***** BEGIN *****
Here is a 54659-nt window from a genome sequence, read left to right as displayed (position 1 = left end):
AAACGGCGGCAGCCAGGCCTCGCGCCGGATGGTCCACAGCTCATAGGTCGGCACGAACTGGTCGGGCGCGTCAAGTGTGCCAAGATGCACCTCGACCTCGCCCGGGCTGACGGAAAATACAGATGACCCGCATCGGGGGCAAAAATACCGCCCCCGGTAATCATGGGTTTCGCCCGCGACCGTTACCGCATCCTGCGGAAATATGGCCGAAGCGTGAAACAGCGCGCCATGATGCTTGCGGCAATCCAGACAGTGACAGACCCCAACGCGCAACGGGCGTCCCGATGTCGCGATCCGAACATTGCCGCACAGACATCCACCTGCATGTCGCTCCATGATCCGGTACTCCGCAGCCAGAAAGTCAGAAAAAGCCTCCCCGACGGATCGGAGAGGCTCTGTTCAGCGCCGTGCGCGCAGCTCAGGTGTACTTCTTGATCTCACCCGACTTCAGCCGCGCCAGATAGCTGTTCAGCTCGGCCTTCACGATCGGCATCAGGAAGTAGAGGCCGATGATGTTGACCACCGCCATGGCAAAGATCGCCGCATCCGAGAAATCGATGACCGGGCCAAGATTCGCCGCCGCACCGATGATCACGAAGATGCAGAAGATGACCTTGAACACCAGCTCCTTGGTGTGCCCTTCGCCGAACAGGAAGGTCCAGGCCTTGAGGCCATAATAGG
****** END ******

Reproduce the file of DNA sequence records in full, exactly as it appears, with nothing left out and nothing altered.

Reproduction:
Here is a 54659-nt window from a genome sequence, read left to right as displayed (position 1 = left end):
AAACGGCGGCAGCCAGGCCTCGCGCCGGATGGTCCACAGCTCATAGGTCGGCACGAACTGGTCGGGCGCGTCAAGTGTGCCAAGATGCACCTCGACCTCGCCCGGGCTGACGGAAAATACAGATGACCCGCATCGGGGGCAAAAATACCGCCCCCGGTAATCATGGGTTTCGCCCGCGACCGTTACCGCATCCTGCGGAAATATGGCCGAAGCGTGAAACAGCGCGCCATGATGCTTGCGGCAATCCAGACAGTGACAGACCCCAACGCGCAACGGGCGTCCCGATGTCGCGATCCGAACATTGCCGCACAGACATCCACCTGCATGTCGCTCCATGATCCGGTACTCCGCAGCCAGAAAGTCAGAAAAAGCCTCCCCGACGGATCGGAGAGGCTCTGTTCAGCGCCGTGCGCGCAGCTCAGGTGTACTTCTTGATCTCACCCGACTTCAGCCGCGCCAGATAGCTGTTCAGCTCGGCCTTCACGATCGGCATCAGGAAGTAGAGGCCGATGATGTTGACCACCGCCATGGCAAAGATCGCCGCATCCGAGAAATCGATGACCGGGCCAAGATTCGCCGCCGCACCGATGATCACGAAGATGCAGAAGATGACCTTGAACACCAGCTCCTTGGTGTGCCCTTCGCCGAACAGGAAGGTCCAGGCCTTGAGGCCATAATAGG